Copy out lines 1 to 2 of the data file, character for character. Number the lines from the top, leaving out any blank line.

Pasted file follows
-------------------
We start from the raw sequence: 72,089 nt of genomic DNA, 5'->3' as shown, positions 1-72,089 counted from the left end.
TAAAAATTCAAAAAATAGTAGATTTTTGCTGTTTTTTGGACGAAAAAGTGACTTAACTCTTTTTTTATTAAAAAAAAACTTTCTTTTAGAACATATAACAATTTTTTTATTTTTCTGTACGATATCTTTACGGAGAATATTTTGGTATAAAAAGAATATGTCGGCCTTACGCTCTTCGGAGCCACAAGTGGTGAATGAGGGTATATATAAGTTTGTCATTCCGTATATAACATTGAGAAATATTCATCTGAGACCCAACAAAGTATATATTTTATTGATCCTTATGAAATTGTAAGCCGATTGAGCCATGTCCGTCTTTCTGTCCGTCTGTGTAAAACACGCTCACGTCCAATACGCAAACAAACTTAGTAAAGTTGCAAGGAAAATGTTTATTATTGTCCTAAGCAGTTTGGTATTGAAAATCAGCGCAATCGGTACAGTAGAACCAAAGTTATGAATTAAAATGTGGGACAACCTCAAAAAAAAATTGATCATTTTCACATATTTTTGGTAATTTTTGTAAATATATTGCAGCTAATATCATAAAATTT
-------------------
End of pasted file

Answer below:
We start from the raw sequence: 72,089 nt of genomic DNA, 5'->3' as shown, positions 1-72,089 counted from the left end.
TAAAAATTCAAAAAATAGTAGATTTTTGCTGTTTTTTGGACGAAAAAGTGACTTAACTCTTTTTTTATTAAAAAAAAACTTTCTTTTAGAACATATAACAATTTTTTTATTTTTCTGTACGATATCTTTACGGAGAATATTTTGGTATAAAAAGAATATGTCGGCCTTACGCTCTTCGGAGCCACAAGTGGTGAATGAGGGTATATATAAGTTTGTCATTCCGTATATAACATTGAGAAATATTCATCTGAGACCCAACAAAGTATATATTTTATTGATCCTTATGAAATTGTAAGCCGATTGAGCCATGTCCGTCTTTCTGTCCGTCTGTGTAAAACACGCTCACGTCCAATACGCAAACAAACTTAGTAAAGTTGCAAGGAAAATGTTTATTATTGTCCTAAGCAGTTTGGTATTGAAAATCAGCGCAATCGGTACAGTAGAACCAAAGTTATGAATTAAAATGTGGGACAACCTCAAAAAAAAATTGATCATTTTCACATATTTTTGGTAATTTTTGTAAATATATTGCAGCTAATATCATAAAATTT